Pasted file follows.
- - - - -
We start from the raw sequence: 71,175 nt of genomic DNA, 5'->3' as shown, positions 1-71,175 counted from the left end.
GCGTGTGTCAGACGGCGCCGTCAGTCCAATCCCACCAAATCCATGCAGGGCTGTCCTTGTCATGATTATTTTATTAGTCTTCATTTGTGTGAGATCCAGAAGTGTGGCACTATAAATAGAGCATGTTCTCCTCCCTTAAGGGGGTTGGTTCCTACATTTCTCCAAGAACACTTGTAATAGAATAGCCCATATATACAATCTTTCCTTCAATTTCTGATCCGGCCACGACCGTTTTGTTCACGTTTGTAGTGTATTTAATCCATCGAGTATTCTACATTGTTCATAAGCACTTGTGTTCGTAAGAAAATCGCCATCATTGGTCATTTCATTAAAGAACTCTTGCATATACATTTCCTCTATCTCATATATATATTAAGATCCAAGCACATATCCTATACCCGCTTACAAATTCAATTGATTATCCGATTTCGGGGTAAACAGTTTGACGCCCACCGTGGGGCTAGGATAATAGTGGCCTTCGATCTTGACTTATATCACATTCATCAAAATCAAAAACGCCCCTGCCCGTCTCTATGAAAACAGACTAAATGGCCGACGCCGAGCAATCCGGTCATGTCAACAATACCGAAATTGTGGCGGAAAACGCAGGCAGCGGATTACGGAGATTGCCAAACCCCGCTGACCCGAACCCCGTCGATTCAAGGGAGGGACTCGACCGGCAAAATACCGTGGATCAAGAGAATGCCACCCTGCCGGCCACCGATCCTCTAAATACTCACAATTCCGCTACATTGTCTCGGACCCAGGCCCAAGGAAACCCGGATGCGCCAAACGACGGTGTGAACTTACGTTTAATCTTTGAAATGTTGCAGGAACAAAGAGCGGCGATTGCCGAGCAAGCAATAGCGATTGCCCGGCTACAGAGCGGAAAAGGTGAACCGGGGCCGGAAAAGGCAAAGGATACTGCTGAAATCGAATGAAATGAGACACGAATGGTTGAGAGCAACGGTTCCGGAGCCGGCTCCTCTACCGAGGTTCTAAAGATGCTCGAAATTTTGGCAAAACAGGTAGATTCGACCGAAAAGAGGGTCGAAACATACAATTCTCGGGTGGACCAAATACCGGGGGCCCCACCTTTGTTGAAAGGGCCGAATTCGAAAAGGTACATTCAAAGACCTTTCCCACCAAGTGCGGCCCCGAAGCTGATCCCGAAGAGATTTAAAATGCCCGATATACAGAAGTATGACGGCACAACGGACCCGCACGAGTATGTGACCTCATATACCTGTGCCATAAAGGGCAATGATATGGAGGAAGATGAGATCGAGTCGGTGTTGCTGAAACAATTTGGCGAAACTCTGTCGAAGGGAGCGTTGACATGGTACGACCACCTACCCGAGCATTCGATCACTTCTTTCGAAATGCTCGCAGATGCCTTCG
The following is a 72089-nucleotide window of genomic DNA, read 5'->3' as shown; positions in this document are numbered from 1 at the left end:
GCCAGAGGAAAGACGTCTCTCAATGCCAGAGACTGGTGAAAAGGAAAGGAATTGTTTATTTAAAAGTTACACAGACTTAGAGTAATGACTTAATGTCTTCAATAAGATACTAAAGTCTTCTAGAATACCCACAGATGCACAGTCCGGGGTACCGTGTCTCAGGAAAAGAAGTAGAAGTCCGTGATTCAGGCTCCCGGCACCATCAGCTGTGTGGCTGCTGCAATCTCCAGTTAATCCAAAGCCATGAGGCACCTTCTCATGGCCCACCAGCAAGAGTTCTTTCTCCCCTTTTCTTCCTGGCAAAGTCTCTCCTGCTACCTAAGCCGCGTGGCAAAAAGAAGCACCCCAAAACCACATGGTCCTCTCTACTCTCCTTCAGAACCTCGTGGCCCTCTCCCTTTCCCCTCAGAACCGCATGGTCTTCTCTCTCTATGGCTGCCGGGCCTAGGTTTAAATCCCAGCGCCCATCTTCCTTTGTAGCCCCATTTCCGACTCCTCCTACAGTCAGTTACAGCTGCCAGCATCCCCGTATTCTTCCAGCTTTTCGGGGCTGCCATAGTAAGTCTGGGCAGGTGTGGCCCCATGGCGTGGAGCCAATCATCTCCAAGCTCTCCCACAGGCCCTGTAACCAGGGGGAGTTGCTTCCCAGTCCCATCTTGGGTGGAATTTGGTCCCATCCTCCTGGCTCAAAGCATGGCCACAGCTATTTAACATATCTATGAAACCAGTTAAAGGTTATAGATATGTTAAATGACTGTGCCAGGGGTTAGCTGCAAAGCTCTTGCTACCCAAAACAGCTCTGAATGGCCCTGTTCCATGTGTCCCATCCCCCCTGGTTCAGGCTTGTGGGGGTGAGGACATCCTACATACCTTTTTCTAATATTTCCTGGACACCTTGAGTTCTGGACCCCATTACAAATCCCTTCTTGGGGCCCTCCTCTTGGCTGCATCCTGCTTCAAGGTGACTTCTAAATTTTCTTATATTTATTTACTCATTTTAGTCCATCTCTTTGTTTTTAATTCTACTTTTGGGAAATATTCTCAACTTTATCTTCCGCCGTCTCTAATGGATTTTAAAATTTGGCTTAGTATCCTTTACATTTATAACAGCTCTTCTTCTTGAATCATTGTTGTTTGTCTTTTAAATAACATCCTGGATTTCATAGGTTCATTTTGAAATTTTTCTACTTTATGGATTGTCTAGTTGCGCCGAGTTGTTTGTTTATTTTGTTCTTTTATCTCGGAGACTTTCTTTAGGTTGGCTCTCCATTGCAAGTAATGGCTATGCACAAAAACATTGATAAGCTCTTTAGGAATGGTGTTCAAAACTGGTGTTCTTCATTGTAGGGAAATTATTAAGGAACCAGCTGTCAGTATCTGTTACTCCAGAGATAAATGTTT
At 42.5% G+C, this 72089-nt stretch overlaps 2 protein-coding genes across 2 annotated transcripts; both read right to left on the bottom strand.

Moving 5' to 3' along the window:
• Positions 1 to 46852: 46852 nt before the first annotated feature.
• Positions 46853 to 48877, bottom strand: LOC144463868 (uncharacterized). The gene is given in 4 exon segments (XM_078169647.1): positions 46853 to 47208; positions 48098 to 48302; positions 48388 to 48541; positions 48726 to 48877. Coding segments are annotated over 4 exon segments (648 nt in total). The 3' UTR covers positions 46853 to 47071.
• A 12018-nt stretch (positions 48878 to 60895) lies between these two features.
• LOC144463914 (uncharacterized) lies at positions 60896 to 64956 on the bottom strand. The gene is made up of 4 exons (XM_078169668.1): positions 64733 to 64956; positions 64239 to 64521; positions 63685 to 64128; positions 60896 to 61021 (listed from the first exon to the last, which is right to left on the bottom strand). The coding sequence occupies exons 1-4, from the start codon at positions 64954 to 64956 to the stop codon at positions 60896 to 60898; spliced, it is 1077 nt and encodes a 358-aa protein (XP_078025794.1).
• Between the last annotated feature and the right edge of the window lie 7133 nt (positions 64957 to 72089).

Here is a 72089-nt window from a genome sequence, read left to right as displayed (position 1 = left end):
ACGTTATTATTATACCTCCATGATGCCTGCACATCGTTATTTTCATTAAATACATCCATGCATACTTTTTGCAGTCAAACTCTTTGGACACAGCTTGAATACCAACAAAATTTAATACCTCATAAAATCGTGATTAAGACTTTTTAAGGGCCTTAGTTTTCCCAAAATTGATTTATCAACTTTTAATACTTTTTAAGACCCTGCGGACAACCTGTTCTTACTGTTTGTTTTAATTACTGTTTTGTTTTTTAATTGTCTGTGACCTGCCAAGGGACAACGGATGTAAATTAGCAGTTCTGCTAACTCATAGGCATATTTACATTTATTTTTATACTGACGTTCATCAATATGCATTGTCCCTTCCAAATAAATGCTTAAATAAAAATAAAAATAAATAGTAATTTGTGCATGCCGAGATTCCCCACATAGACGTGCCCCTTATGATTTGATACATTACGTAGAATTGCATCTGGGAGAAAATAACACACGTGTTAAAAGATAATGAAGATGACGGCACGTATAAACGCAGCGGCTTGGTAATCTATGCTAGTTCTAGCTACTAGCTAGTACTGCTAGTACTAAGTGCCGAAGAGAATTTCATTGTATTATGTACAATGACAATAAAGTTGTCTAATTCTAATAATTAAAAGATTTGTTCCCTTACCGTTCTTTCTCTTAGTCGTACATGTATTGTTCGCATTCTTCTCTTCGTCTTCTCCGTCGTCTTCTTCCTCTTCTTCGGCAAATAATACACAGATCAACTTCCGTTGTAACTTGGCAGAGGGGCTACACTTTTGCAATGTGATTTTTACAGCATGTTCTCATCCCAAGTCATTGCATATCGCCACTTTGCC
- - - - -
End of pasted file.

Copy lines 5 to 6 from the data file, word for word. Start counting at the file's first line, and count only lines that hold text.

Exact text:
At 42.5% G+C, this 72089-nt stretch overlaps 2 protein-coding genes across 2 annotated transcripts; both read right to left on the bottom strand.

Moving 5' to 3' along the window: